Purdah and Polygamy: Life in an Indian Muslim Household, published in 1944 by Hosali Press, Bangalore, is the story of three generations of a purdah-practising Muslim household at Dilkusha. Revolving around the complex lives of the polygamous protagonist, Kabeer, his father Umar who died early, his dictatorial mother and the family matriarch, Zuhra, his four wives, Nazni, Munira, Maghbool and Noorjahan and his progressive son Akram, the novel brings out the miseries of women in the zenana and the asymmetrical treatment given to them depending upon the social class they come from. Men in the novel hold varied opinions about women, ranging from the repressiveness of Kabeer's father Umar and the helplessness of Nazni's father Doulath Khan to the progressive views of Nazni's brother and her son Akram, who disapprove of Kabeer's polygamous nature. Maghbool, the third wife of Kabeer, is the only woman in Dilkusha who comes close to the image of New Muslim Woman,' one who is compassionate and economically liberated. The novel ends with Kabeer's miserable death, followed by the death of his mother Zuhra, Maghbool's exit from Dilkusha, and Nazni's taking over of the coveted position in the zenana, vacated by Zuhra. The novel makes a valuable intervention in discourses on the Muslim 'woman's question' in colonial India
lqbalunnisa Hussain (1897-1954) was an educationist, a social reformer, and a writer. Born in Mysore, Hussain grew up to be a life-long crusader for Muslim women's rights. Author of Changing India: A Muslim Woman Speaks (1940), and Purdah and Polygamy: Life in a Muslim Household (1944), Hussain exposed the absolute necessity of foregrounding women's specificity in place of treating them as emblems of community and nation's identity.
Nishat Zaidi (b. 1972) is Professor in the Department of English, Jamia Millia Islamia, New Delhi. Her publications include Between Worlds: The Travels of Yusuf Kambalposh (OUP, New Delhi, with Mushirul Hasan), Makers of Indian Literature: AghaShahidAli(Sahitya Akademi, New Delhi) and A Voyage to Modernism: Syed Ahmed Khan, (Primus, New Delhi with Mushirul Hasan).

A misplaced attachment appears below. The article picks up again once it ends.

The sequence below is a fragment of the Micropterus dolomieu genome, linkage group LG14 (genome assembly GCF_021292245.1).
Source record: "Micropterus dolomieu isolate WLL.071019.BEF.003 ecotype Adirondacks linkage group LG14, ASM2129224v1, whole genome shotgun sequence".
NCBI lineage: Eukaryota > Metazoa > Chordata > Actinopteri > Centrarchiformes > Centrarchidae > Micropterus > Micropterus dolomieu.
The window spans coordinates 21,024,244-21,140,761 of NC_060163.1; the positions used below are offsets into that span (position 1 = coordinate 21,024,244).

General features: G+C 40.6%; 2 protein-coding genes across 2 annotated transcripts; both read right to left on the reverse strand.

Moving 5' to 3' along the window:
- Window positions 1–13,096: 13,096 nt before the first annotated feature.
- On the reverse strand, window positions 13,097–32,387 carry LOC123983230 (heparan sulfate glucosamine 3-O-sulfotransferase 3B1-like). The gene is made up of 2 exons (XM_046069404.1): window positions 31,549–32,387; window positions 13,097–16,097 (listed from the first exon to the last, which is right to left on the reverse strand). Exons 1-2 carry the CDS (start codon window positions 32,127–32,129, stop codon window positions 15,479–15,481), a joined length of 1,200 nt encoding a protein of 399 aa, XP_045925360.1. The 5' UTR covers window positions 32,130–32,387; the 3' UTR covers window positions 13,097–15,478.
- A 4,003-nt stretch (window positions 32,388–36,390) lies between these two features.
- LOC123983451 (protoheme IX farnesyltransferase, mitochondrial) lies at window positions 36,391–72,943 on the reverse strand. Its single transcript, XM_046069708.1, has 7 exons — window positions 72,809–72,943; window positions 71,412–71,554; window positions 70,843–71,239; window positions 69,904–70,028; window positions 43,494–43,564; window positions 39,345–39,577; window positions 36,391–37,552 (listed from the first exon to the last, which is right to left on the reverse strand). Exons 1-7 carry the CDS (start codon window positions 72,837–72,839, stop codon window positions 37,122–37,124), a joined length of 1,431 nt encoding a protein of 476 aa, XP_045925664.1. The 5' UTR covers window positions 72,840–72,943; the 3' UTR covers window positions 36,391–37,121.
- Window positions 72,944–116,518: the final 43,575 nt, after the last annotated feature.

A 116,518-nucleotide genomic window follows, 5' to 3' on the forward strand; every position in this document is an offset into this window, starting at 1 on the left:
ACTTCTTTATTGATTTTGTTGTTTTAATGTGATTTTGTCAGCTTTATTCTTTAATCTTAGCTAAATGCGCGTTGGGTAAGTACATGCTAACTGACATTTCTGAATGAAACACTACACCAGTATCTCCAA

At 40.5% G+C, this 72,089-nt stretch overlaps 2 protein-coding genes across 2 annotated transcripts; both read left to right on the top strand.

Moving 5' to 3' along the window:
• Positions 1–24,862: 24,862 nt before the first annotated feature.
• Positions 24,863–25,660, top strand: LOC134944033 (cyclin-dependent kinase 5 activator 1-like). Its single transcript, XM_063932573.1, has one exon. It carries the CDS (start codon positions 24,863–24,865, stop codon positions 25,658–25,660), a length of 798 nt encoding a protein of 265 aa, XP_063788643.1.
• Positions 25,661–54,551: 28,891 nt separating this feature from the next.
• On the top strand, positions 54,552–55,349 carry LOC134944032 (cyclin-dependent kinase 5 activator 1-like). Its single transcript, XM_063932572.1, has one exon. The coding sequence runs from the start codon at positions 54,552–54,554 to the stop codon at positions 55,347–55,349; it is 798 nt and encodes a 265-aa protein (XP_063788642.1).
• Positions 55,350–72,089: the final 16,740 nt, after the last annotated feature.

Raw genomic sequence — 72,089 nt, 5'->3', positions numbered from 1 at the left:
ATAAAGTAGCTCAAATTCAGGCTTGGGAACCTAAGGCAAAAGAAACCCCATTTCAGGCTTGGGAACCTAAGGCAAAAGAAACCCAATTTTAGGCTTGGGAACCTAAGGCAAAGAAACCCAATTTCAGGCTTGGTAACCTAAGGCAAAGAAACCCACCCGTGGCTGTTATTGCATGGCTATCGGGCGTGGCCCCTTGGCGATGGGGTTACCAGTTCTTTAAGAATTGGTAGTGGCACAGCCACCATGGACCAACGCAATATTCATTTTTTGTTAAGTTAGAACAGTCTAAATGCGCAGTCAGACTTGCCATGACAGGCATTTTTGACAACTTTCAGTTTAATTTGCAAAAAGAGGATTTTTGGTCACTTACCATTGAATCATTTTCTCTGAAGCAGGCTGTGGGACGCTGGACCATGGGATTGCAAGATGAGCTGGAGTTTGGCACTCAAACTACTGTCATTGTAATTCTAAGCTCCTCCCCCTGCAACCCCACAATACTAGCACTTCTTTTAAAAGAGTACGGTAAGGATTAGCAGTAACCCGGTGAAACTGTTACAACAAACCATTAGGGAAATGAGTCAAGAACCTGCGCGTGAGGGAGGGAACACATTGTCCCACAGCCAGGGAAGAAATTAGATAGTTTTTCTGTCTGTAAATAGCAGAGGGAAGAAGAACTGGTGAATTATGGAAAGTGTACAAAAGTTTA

Though by an author little known to fame, there is hardly a novel published in India and dealing with Indian life in any of its myriad phases and aspects which, in my opinion, has a better claim to become famous than Mrs. Iqbalunnisa Hussain's Purdah and Polygamy. Without exaggeration I can hail her as the Jane Austen of India. She deals with the ordinary, the familiar, not with the romantic and heroic. It is by deft-touches, each minute in itself, but together constituting life and reality, that she wins first the attention and finally the heart of the reader. Observation, analysis, a penetrating insight into the working of the minds of the men and women of the mercantile class of the Muslim community in India, the fervour of a moral and social purpose which sometimes leads her to didactic outpourings, and above all, the painter's gift of portraiture that brings out the very soul of the persons figured-these and other graces have given to us a novel in which all the characters, and more especially the women, live and move before our eyes true to life, simple, natural, unsophisticated, intimate. The women depicted are not types but flesh and blood, individuals, particular, vivid, full of vitality and each an attraction in her own special way. I read the book at one stretch from cover to cover. For it was no task but an irresistible pleasure.
I sent it to some of my literary friends for their unbiased opinion without letting them know a word about the author or my interest in her who, I recently discovered, was one that I had helped in her educational career. Mr. Bezwada Gopala Reddi, a Tagorean with an established standing in Telugu literature, writes thus :-
"Her maiden effort at novel writing is quite a success. The book gives an insight into a Muslim's life within walls, which is a sealed book to most of us. She knows where the shoe pinches and has given expression to her agony through this book." I would say that it is better than an agony. It is all analysis which is intellectually convincing as well as emotionally stirring.
The same thought has struck both Mr. Gopala Reddi and myself regarding the psychological affinity between the Hindu and the Muslim women. As Mr. Gopala Reddi says-"The surface variety need not deceive us about the substratum unity." Hindu readers of this book will realise, perhaps for the first time, how close to their women in heart, soul, thoughts, feelings and aspirations, earthly as well as heavenly, the Muslim women are. After all, they are the daughters of the same race. It is more easy to change one's religion than to change one's life. As I read of the joys and sorrows of the women portrayed in this novel, it was borne in upon me that not merely in their lives but in many of their customs, manners and superstitions, they were own sisters to Hindus. The trials and tribulations through which a Muslim daughter, wife or widow passes, her hopes and fears, the social inhibitions which suppress her personality, are hardly different from those that affect the Hindus of the same sex. In submissiveness, in the spirit of resignation, and many other traits of passivity and self-abnegation, differences in religion do not seem to have led to diversity in conduct and character.
I may be wrong but it strikes me that the Muslim men have diverged from the Hindu racial type to a far greater extent than Muslim women.
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